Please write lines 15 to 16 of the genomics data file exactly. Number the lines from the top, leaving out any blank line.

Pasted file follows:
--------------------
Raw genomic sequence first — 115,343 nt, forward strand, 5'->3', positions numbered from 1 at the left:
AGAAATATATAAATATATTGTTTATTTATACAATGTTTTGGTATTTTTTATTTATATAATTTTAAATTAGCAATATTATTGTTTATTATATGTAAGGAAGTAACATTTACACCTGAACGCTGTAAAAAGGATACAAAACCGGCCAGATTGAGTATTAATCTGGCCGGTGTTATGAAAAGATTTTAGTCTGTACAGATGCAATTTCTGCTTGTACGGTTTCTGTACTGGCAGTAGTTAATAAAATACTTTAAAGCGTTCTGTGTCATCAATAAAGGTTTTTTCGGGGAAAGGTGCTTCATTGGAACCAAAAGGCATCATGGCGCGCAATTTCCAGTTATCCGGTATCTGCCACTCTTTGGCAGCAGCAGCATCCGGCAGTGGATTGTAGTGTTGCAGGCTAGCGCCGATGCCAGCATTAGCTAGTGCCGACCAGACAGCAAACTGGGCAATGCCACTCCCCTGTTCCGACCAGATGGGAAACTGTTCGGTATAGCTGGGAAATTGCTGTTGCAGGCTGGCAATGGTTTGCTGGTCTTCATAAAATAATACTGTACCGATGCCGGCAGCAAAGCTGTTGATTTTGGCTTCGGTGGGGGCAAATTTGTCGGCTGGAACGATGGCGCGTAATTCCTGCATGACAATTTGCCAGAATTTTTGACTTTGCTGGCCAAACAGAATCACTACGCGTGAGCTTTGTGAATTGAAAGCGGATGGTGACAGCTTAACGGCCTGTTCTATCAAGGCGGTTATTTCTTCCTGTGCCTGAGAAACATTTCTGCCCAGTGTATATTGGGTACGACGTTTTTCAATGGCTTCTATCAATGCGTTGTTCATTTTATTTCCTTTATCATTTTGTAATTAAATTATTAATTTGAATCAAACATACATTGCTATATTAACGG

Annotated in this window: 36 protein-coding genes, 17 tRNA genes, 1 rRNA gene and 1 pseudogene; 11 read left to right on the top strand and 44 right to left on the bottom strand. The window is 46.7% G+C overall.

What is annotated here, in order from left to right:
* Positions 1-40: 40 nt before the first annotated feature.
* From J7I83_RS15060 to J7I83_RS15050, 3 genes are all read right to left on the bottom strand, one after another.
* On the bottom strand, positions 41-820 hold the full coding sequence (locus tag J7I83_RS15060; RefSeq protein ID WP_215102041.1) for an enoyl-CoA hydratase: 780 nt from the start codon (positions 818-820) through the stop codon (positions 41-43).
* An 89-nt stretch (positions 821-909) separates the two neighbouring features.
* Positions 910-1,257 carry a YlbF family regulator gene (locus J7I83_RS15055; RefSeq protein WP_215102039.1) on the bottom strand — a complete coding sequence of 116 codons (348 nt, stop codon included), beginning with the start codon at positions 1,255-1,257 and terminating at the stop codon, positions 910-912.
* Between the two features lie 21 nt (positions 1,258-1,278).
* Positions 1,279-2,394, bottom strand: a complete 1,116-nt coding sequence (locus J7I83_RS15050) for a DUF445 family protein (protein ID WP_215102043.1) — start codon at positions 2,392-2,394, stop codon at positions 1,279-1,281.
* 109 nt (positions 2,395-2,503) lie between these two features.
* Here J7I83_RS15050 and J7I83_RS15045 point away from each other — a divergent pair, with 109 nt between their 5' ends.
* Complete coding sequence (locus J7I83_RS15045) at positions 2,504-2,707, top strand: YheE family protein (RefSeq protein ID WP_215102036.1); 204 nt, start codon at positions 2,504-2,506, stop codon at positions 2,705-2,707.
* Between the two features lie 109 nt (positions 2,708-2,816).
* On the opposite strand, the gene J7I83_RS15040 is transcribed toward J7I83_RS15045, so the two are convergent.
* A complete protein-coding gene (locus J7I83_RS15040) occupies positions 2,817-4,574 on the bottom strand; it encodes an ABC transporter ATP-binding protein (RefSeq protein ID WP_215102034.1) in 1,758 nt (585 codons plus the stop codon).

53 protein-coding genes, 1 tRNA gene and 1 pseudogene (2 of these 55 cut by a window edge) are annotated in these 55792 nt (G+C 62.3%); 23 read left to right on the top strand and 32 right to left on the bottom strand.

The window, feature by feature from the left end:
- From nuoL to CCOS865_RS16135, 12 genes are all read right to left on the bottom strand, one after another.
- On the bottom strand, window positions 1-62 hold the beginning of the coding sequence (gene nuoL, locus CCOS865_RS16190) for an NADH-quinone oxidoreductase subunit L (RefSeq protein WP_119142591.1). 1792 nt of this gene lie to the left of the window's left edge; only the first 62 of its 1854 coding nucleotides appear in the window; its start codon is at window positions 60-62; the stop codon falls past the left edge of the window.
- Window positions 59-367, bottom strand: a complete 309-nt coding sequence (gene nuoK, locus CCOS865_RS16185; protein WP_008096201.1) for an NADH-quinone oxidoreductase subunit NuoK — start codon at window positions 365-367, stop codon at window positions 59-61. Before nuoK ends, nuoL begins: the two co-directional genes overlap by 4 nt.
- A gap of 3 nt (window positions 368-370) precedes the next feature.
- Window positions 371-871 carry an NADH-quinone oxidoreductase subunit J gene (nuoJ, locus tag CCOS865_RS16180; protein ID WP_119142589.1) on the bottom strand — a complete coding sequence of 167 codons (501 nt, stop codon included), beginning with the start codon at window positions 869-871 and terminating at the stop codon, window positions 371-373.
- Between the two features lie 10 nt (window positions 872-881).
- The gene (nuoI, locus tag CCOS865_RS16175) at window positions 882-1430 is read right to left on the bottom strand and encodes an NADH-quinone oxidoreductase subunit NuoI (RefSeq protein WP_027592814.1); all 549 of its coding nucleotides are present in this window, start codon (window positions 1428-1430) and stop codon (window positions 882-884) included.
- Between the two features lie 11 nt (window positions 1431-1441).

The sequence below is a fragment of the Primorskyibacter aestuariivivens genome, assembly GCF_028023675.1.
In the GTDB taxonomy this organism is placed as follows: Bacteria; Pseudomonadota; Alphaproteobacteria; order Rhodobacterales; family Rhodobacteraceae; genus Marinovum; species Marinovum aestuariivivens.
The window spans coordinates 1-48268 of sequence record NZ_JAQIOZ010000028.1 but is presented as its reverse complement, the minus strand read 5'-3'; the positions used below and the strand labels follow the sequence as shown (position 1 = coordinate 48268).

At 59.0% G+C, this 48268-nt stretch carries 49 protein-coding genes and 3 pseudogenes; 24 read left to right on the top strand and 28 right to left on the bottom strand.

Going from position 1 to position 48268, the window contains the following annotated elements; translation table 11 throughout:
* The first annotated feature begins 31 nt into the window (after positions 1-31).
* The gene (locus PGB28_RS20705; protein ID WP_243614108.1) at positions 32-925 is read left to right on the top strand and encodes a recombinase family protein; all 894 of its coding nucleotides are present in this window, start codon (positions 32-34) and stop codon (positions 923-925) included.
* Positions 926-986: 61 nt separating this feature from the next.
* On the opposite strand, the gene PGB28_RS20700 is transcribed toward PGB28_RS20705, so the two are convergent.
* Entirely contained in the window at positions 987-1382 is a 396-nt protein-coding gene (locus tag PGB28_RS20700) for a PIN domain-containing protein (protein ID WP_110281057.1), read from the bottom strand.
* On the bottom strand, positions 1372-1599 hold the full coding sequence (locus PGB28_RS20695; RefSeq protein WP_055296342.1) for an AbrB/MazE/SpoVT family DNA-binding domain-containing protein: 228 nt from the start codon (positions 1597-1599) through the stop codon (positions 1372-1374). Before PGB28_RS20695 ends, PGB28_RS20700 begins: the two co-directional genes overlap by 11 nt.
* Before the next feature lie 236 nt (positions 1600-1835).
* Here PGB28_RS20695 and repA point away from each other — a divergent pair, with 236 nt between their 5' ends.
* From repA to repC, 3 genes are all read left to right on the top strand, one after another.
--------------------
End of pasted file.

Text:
* Between the two features lie 109 nt (positions 2,708-2,816).
* On the opposite strand, the gene J7I83_RS15040 is transcribed toward J7I83_RS15045, so the two are convergent.